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In mental health court they receive additional supports. Qureshi said they will work with the offender to understand what supports they need to stay on a positive path moving forward. Those supports could include getting them identification or sending reminders to the shelters the offender stays at so they know to appear in court.
“In the last couple of months, I closed files of people who had been in mental health court for a year and a half or two years. They check in with the court every week or every few weeks, make sure that things are still going well,” said Qureshi. “If something’s fallen through the cracks for them, they’ve relapsed, or, you know, they need more supports, the court is kind of there as a check-in for them.”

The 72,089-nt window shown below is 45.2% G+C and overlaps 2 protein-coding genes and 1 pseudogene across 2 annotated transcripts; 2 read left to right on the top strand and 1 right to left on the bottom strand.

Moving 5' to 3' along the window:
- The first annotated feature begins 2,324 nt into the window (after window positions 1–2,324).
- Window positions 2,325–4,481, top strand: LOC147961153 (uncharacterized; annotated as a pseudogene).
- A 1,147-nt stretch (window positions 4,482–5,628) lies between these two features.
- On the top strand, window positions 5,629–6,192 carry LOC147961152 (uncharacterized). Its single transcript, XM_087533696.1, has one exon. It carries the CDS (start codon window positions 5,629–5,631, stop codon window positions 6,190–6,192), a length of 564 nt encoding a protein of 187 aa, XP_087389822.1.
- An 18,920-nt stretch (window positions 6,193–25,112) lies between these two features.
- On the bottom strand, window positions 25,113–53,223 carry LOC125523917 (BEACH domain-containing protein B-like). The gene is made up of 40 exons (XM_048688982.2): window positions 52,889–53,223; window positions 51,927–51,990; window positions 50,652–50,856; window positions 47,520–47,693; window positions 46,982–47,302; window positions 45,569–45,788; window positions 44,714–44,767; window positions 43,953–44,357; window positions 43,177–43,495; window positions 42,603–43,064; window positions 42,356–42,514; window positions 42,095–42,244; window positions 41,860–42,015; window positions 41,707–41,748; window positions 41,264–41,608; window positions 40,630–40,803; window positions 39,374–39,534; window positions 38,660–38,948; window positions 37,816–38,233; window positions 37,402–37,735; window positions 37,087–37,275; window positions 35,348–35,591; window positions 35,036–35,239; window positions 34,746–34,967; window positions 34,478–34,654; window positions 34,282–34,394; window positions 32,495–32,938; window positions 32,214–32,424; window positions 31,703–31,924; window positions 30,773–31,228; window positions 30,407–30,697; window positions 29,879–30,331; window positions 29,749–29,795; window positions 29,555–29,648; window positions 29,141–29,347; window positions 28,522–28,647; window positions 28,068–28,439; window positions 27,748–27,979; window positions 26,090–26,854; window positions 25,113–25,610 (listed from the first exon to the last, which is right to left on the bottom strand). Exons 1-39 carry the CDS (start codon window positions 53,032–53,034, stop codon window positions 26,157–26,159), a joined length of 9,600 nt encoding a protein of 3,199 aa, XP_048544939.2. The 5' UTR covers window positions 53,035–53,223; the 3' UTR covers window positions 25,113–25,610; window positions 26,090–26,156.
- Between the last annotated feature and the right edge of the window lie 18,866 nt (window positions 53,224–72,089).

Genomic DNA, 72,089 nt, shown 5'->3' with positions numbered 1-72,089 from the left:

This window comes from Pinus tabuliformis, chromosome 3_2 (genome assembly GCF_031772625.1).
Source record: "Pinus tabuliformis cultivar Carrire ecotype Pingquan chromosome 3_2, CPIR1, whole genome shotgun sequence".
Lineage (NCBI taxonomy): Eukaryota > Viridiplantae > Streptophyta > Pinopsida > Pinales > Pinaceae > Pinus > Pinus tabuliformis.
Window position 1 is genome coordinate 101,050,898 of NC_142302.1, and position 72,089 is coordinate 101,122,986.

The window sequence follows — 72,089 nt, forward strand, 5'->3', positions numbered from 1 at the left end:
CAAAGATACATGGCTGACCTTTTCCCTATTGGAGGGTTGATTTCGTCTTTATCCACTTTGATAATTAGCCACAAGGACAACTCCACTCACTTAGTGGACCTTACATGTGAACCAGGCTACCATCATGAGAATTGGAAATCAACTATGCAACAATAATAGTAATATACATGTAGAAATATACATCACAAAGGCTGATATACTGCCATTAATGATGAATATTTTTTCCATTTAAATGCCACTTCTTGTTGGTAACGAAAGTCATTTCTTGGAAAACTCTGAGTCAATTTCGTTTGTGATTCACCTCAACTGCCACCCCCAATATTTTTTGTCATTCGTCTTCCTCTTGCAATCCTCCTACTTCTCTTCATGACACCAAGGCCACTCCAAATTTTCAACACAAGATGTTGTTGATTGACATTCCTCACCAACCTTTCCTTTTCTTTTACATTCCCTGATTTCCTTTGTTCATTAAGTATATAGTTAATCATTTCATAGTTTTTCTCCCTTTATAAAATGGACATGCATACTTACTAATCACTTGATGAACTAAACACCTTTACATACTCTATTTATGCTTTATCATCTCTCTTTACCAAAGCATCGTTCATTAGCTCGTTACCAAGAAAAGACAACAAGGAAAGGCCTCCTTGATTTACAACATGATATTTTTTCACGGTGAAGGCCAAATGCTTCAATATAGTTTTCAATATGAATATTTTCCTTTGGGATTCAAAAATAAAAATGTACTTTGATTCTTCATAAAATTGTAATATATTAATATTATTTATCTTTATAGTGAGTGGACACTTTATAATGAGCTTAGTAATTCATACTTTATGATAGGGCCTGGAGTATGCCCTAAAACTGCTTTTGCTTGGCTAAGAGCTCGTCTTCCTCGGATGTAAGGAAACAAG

Qureshi says that there is a possible misconception that helps people get away with crimes they’ve committed. She said people can still be sentenced to jail terms and will continue to receive support while incarcerated.
More serious crimes such as violent attacks or domestic abuse are not a proper fit for mental health court.
Edmonton’s mental health court is modelled on a similar one in Toronto and is currently the only one of its kind in Alberta. Qureshi said it is Legal Aid’s hope that it can be expanded to other areas of the province in the future.
“We just want to make sure people don’t fall through the cracks,” said Qureshi.
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